- OPENING LINE
- PUBLISHER’S SUMMARY
- THE PLOT
- THE AUTHOR
- THE NARRATION
- THE PRODUCTION
- FINAL THOUGHTS
- QUICK FACTS
I shared a bottle of water with a dinosaur… at a safe distance.
The water coming out of your tap is four billion years old and might have been slurped by a Tyrannosaurus Rex. We will always have exactly as much water on Earth as we have ever had. Water cannot be destroyed, and it can always be made clean enough for drinking again. In fact, water can be made so clean that it actually becomes toxic.
As Charles Fishman brings vibrantly to life in this delightful narrative excursion, water runs our world in a host of awe-inspiring ways, which is both the promise and the peril of our unexplored connections to it. Taking listeners from the wet moons of Saturn to the water-obsessed hotels of Las Vegas, and from a rice farm in the Australian outback to a glimpse into giant vats of soup at Campbell’s largest factory, he reveals that our relationship to water is conflicted and irrational, neglected and mismanaged. Whether we will face a water scarcity crisis has little to do with water and everything to do with how we think about water—how we use it, connect with it, and understand it.
Portraying and explaining both the dangers—in 2008, Atlanta came just ninety days from running completely out of drinking water—and the opportunities, such as advances in rainwater harvesting and businesses that are making huge breakthroughs in water productivity, The Big Thirst will forever change the way we think about water, our crucial relationship to it, and the creativity we can bring to ensuring we always have plenty of it.
In ‘The Big Thirst’ author Charles Fishman (The Wal-Mart Effect) argues that a change is taking place and most of us don’t even know it. Fishman argues that we are transitioning out of the Golden Age of water that has lasted for roughly a century and transitioning into an age of smart water.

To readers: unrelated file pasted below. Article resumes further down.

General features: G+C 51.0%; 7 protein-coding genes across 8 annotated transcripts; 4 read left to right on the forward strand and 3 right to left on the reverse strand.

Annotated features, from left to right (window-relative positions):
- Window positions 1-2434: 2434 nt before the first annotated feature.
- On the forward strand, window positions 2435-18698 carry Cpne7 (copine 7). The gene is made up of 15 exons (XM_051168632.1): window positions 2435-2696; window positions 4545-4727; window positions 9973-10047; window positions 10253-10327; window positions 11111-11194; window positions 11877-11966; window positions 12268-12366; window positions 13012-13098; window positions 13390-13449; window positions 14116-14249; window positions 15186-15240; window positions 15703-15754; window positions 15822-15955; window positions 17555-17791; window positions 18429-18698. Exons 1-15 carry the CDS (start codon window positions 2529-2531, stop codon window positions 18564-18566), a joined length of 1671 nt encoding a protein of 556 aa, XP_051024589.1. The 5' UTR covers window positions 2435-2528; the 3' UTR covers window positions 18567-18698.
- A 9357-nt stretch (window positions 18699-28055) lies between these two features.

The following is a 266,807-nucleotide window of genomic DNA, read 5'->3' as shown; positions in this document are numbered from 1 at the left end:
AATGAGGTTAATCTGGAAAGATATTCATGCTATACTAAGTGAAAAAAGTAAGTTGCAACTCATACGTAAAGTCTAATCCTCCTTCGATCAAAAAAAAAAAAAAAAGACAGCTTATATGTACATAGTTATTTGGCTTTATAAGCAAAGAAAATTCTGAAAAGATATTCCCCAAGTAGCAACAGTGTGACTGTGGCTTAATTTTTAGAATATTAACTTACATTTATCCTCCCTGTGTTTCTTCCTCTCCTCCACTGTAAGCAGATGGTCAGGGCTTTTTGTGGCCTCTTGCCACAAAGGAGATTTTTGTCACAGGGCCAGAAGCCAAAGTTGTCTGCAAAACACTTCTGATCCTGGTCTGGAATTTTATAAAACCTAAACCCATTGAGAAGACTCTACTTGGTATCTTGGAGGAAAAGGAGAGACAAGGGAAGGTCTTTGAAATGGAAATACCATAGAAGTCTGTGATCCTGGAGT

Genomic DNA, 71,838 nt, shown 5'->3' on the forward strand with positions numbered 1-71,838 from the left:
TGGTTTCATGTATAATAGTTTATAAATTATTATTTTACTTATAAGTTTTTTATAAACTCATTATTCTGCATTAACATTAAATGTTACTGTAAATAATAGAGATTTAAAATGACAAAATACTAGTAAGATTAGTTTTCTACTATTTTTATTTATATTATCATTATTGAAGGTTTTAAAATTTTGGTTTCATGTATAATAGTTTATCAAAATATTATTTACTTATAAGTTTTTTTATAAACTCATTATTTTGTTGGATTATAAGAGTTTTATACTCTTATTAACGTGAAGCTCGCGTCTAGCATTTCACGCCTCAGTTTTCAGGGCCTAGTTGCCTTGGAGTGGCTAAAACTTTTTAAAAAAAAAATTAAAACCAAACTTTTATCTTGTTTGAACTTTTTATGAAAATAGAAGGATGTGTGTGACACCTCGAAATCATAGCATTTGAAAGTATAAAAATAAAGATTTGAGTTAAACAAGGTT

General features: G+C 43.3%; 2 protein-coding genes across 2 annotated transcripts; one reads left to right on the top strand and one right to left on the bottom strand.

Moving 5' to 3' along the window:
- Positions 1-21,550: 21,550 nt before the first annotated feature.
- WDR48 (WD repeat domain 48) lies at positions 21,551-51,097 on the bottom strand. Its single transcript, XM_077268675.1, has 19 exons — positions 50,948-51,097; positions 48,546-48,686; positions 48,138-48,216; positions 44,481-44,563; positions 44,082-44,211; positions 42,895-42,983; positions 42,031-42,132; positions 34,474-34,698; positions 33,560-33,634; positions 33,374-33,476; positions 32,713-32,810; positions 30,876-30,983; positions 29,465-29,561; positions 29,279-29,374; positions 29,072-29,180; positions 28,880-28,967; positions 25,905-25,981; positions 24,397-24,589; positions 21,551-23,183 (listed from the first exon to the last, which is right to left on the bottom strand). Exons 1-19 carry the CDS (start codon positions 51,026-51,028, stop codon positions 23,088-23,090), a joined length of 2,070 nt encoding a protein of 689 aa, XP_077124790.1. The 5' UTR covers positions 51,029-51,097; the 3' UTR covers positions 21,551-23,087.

The Golden Age of water is when so many of us take water for granted. Turn on the tap and water comes out. Flush the toilet and the tank fills up again. Turn on the sprinklers or wash the car and have plenty of water at your disposal. Unfortunately, this is not the case for the over 1 billion people who do not have access to clean drinkable water.
The smart era of water is knowing when to use the right water for the right purpose. For example, do we really need to flush 1.6 gallons of water clean enough to drink down the toilet? If you read ‘The Big Thirst’, it will be hard to argue that we can’t be using our water in more efficient and logical ways.
In order to make his case, Fishman takes us all over the world to help define our relationship to water. We go from the Vegas Strip to a rice farm in Australia and from the big city of Atlanta to tiny villages in India to see how water or the absence of water shapes the lives of all of us.
Fishman also addresses some of our stranger behavior as it relates to water. No behavior is stranger than the amount of money we spend on bottled water when tap water is available for cheaper, more convenient, and is subject to higher regulatory standards for safety.
In a way, Fishman attempts to put our relationship to water into the same type of context he framed our relationship to Wal-Mart in his previous book. There are a lot of fascinating tales throughout the book that demonstrate that our relationship to water is not always a rational one.